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I am privileged to serve as head of cloud strategy for Capital One. The company’s motto is “Changing Banking for Good,” and it sees itself as addressing both interpretations of the saying. Fortune has named Capital One “One of the 100 Best Places to Work” 12 years running, and I love participating in its transformation to a technology company. However, bernardgolden.com is my personal site, and it in no way represents Capital One’s position or policies on any topic.
I have worked in cloud computing for over a decade, and was honored when Wired.com named me one of the ten most influential people in cloud computing. I served as Cloud Computing Advisor for CIO Magazine for five years, where my blog was listed in over a dozen “best of” lists. I am author/co-author of five books, including Amazon Web Services for Dummies, the best selling cloud computing book ever.
I began his career as a software engineer (some pretty funny stories associated with my first job; corner me and ask if we meet IRL) and rose to serve as vice president of engineering at several startups. While writing Virtualization for Dummies a decade ago, I learned about a new technology called cloud computing and immediately recognized what it represented: an innovation platform that would change information technology forever. I began consulting on cloud computing and worked with enterprises and service providers throughout the world.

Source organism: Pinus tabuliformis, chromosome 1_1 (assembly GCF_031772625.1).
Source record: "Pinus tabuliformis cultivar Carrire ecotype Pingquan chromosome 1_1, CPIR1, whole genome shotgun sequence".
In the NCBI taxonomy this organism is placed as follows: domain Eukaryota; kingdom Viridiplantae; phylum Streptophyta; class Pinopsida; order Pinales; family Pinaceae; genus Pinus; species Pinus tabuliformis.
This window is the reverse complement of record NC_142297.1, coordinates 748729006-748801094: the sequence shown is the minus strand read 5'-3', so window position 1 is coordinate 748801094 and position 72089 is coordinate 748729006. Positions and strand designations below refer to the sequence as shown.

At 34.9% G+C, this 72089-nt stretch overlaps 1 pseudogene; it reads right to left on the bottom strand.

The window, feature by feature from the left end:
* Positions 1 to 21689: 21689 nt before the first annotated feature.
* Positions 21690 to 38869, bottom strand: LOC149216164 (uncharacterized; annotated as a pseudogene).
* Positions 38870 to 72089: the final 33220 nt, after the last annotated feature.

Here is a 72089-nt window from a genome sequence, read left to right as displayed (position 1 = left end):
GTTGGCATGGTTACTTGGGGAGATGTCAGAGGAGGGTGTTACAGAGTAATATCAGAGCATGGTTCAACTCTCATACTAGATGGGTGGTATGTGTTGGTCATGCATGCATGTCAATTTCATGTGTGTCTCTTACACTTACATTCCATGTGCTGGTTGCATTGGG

From 2012 to 2015 I served as an executive at two cloud computing software startups: Enstratius (acquired by Dell, 2013) and ActiveState Software (cloud product line acquired by HPE, 2015).
The core truth of our times is this: technology is central to our way of living and it’s changing faster and faster with each day. Individuals and businesses must adopt new technologies or risk being left behind. Unfortunately, most struggle with this because they don’t know how to sort out what’s important or create a model for successful adoption. So they face a critical challenge: their success in the future depends on learning how to adopt new technologies, while they lack a mechanism to achieve adoption.